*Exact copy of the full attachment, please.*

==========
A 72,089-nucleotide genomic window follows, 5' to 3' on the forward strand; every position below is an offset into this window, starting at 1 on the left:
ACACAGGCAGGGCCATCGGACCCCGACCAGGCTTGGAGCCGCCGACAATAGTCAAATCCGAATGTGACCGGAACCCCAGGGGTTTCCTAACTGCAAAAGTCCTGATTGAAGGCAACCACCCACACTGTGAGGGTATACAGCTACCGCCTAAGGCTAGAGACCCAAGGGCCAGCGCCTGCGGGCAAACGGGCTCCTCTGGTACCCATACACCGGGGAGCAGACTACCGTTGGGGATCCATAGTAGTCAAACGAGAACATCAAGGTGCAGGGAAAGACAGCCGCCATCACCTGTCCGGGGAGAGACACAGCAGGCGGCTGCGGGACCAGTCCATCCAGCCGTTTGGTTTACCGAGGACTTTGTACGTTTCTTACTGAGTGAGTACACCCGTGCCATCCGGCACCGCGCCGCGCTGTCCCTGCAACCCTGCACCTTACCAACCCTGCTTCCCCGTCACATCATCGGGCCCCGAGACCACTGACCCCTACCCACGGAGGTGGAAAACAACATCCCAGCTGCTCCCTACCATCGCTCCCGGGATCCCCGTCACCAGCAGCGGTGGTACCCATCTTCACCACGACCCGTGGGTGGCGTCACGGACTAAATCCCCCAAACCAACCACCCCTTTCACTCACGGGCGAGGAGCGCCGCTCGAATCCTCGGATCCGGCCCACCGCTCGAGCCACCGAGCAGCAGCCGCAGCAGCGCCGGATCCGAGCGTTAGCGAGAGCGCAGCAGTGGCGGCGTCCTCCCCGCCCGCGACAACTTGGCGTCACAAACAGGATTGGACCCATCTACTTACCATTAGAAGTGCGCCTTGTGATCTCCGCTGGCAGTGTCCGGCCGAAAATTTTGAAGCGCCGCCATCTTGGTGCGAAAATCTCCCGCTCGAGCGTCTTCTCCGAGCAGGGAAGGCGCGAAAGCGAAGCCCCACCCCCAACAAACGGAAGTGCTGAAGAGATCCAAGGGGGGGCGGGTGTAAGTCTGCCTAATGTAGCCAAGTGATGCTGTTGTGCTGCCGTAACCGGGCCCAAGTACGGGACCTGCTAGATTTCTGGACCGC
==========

A 72,089-nucleotide genomic window follows, 5' to 3' on the forward strand; every position below is an offset into this window, starting at 1 on the left:
ACACAGGCAGGGCCATCGGACCCCGACCAGGCTTGGAGCCGCCGACAATAGTCAAATCCGAATGTGACCGGAACCCCAGGGGTTTCCTAACTGCAAAAGTCCTGATTGAAGGCAACCACCCACACTGTGAGGGTATACAGCTACCGCCTAAGGCTAGAGACCCAAGGGCCAGCGCCTGCGGGCAAACGGGCTCCTCTGGTACCCATACACCGGGGAGCAGACTACCGTTGGGGATCCATAGTAGTCAAACGAGAACATCAAGGTGCAGGGAAAGACAGCCGCCATCACCTGTCCGGGGAGAGACACAGCAGGCGGCTGCGGGACCAGTCCATCCAGCCGTTTGGTTTACCGAGGACTTTGTACGTTTCTTACTGAGTGAGTACACCCGTGCCATCCGGCACCGCGCCGCGCTGTCCCTGCAACCCTGCACCTTACCAACCCTGCTTCCCCGTCACATCATCGGGCCCCGAGACCACTGACCCCTACCCACGGAGGTGGAAAACAACATCCCAGCTGCTCCCTACCATCGCTCCCGGGATCCCCGTCACCAGCAGCGGTGGTACCCATCTTCACCACGACCCGTGGGTGGCGTCACGGACTAAATCCCCCAAACCAACCACCCCTTTCACTCACGGGCGAGGAGCGCCGCTCGAATCCTCGGATCCGGCCCACCGCTCGAGCCACCGAGCAGCAGCCGCAGCAGCGCCGGATCCGAGCGTTAGCGAGAGCGCAGCAGTGGCGGCGTCCTCCCCGCCCGCGACAACTTGGCGTCACAAACAGGATTGGACCCATCTACTTACCATTAGAAGTGCGCCTTGTGATCTCCGCTGGCAGTGTCCGGCCGAAAATTTTGAAGCGCCGCCATCTTGGTGCGAAAATCTCCCGCTCGAGCGTCTTCTCCGAGCAGGGAAGGCGCGAAAGCGAAGCCCCACCCCCAACAAACGGAAGTGCTGAAGAGATCCAAGGGGGGGCGGGTGTAAGTCTGCCTAATGTAGCCAAGTGATGCTGTTGTGCTGCCGTAACCGGGCCCAAGTACGGGACCTGCTAGATTTCTGGACCGC